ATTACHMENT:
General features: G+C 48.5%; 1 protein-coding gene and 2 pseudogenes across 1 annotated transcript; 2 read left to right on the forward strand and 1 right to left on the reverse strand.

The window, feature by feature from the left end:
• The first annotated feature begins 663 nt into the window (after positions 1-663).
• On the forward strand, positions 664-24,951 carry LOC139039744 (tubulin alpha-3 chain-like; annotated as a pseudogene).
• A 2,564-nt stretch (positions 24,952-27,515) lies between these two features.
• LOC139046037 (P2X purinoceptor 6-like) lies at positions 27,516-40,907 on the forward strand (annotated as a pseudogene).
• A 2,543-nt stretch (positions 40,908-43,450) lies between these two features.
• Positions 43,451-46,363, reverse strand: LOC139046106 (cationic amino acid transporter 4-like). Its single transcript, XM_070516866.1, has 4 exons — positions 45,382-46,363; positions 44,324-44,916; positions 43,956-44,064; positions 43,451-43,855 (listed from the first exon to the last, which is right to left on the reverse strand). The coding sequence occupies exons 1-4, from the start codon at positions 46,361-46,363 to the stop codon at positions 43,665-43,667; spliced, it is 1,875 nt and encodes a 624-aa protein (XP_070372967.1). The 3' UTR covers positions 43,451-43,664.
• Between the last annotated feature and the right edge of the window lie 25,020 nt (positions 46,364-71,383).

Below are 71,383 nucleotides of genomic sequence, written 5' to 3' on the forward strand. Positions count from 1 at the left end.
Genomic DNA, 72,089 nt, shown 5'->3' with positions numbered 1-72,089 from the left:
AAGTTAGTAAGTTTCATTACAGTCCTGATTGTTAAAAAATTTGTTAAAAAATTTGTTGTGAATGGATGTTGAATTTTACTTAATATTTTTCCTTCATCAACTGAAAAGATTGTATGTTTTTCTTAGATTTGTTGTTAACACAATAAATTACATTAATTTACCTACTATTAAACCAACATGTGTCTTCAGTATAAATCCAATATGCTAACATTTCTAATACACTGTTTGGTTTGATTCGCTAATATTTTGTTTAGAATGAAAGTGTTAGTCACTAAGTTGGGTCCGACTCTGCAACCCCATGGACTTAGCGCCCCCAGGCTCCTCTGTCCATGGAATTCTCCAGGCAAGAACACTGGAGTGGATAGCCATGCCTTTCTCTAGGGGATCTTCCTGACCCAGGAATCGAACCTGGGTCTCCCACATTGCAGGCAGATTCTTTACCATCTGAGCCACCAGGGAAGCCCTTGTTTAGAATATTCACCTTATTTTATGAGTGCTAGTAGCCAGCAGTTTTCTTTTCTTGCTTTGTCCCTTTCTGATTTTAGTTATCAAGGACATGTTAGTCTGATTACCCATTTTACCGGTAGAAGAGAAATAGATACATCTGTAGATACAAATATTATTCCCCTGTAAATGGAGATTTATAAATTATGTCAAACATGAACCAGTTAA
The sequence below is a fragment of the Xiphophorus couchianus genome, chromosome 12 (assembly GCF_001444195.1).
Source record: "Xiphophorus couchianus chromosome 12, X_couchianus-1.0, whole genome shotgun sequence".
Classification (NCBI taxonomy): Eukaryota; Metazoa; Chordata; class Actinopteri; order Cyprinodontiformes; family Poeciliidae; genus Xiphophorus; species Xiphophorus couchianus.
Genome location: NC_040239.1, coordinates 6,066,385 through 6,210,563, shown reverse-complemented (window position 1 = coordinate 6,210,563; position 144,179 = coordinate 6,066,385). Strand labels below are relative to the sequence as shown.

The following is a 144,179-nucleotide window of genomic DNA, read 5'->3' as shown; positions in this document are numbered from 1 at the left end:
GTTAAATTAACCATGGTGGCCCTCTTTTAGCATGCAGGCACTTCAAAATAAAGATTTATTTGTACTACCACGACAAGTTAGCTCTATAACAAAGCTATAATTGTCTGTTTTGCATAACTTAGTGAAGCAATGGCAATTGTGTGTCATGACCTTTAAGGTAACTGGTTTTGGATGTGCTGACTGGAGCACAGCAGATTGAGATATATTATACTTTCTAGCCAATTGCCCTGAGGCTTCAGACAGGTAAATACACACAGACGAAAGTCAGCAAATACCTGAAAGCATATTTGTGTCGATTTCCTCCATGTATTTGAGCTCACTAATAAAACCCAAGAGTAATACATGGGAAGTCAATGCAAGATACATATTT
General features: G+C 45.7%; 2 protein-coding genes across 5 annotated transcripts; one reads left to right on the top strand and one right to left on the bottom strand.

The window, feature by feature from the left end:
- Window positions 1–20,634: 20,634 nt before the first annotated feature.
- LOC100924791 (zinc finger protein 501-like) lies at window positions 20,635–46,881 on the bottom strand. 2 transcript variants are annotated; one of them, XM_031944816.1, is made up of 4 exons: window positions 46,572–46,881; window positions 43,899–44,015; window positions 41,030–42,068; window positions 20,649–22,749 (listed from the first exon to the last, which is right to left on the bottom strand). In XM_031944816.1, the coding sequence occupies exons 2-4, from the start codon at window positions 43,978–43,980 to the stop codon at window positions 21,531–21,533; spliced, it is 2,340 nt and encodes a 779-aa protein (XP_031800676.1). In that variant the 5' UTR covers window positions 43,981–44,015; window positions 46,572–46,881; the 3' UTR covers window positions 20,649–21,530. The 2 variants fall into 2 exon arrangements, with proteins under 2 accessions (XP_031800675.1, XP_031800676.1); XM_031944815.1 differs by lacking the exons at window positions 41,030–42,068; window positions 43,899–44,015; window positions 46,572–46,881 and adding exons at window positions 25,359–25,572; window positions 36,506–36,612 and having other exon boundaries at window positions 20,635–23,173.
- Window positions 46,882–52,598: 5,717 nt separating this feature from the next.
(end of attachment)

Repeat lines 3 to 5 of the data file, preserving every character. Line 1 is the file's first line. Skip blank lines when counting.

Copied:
• The first annotated feature begins 663 nt into the window (after positions 1-663).
• On the forward strand, positions 664-24,951 carry LOC139039744 (tubulin alpha-3 chain-like; annotated as a pseudogene).
• A 2,564-nt stretch (positions 24,952-27,515) lies between these two features.